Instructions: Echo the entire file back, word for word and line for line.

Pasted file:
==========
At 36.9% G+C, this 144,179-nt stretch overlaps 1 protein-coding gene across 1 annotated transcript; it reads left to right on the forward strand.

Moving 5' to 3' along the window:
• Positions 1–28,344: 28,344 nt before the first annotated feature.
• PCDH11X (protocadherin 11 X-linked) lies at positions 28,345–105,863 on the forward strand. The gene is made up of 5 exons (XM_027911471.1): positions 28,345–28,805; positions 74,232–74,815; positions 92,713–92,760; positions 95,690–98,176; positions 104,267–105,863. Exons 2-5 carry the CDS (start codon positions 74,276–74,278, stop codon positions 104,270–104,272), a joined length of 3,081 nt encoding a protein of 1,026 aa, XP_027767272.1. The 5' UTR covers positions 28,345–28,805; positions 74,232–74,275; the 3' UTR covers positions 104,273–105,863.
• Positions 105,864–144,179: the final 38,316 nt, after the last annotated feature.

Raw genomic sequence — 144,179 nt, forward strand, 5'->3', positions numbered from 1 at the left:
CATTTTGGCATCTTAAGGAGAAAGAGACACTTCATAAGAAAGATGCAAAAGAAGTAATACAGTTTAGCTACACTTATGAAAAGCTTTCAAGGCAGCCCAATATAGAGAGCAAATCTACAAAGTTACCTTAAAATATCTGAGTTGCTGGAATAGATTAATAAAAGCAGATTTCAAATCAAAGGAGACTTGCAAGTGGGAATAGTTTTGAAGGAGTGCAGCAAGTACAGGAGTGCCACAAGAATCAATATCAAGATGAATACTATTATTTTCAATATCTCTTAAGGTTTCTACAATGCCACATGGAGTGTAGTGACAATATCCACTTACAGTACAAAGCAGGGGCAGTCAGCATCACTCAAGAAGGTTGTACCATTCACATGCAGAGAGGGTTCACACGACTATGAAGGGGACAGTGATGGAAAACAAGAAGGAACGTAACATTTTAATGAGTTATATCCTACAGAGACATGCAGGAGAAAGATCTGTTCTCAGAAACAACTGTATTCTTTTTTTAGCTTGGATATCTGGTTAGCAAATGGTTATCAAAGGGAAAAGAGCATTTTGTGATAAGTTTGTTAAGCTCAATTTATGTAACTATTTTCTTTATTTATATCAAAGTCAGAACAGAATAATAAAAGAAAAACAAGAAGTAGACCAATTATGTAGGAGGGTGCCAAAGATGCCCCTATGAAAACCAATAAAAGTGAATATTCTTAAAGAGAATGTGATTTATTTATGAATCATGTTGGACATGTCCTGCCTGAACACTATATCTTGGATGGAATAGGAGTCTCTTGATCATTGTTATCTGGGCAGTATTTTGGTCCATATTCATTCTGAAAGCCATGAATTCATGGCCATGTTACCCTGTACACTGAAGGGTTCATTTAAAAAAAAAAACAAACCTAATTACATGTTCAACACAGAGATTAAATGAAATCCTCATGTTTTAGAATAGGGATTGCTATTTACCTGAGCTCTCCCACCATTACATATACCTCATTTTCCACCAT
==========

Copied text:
At 36.9% G+C, this 144,179-nt stretch overlaps 1 protein-coding gene across 1 annotated transcript; it reads left to right on the forward strand.

Moving 5' to 3' along the window:
• Positions 1–28,344: 28,344 nt before the first annotated feature.
• PCDH11X (protocadherin 11 X-linked) lies at positions 28,345–105,863 on the forward strand. The gene is made up of 5 exons (XM_027911471.1): positions 28,345–28,805; positions 74,232–74,815; positions 92,713–92,760; positions 95,690–98,176; positions 104,267–105,863. Exons 2-5 carry the CDS (start codon positions 74,276–74,278, stop codon positions 104,270–104,272), a joined length of 3,081 nt encoding a protein of 1,026 aa, XP_027767272.1. The 5' UTR covers positions 28,345–28,805; positions 74,232–74,275; the 3' UTR covers positions 104,273–105,863.
• Positions 105,864–144,179: the final 38,316 nt, after the last annotated feature.

Raw genomic sequence — 144,179 nt, forward strand, 5'->3', positions numbered from 1 at the left:
CATTTTGGCATCTTAAGGAGAAAGAGACACTTCATAAGAAAGATGCAAAAGAAGTAATACAGTTTAGCTACACTTATGAAAAGCTTTCAAGGCAGCCCAATATAGAGAGCAAATCTACAAAGTTACCTTAAAATATCTGAGTTGCTGGAATAGATTAATAAAAGCAGATTTCAAATCAAAGGAGACTTGCAAGTGGGAATAGTTTTGAAGGAGTGCAGCAAGTACAGGAGTGCCACAAGAATCAATATCAAGATGAATACTATTATTTTCAATATCTCTTAAGGTTTCTACAATGCCACATGGAGTGTAGTGACAATATCCACTTACAGTACAAAGCAGGGGCAGTCAGCATCACTCAAGAAGGTTGTACCATTCACATGCAGAGAGGGTTCACACGACTATGAAGGGGACAGTGATGGAAAACAAGAAGGAACGTAACATTTTAATGAGTTATATCCTACAGAGACATGCAGGAGAAAGATCTGTTCTCAGAAACAACTGTATTCTTTTTTTAGCTTGGATATCTGGTTAGCAAATGGTTATCAAAGGGAAAAGAGCATTTTGTGATAAGTTTGTTAAGCTCAATTTATGTAACTATTTTCTTTATTTATATCAAAGTCAGAACAGAATAATAAAAGAAAAACAAGAAGTAGACCAATTATGTAGGAGGGTGCCAAAGATGCCCCTATGAAAACCAATAAAAGTGAATATTCTTAAAGAGAATGTGATTTATTTATGAATCATGTTGGACATGTCCTGCCTGAACACTATATCTTGGATGGAATAGGAGTCTCTTGATCATTGTTATCTGGGCAGTATTTTGGTCCATATTCATTCTGAAAGCCATGAATTCATGGCCATGTTACCCTGTACACTGAAGGGTTCATTTAAAAAAAAAAACAAACCTAATTACATGTTCAACACAGAGATTAAATGAAATCCTCATGTTTTAGAATAGGGATTGCTATTTACCTGAGCTCTCCCACCATTACATATACCTCATTTTCCACCAT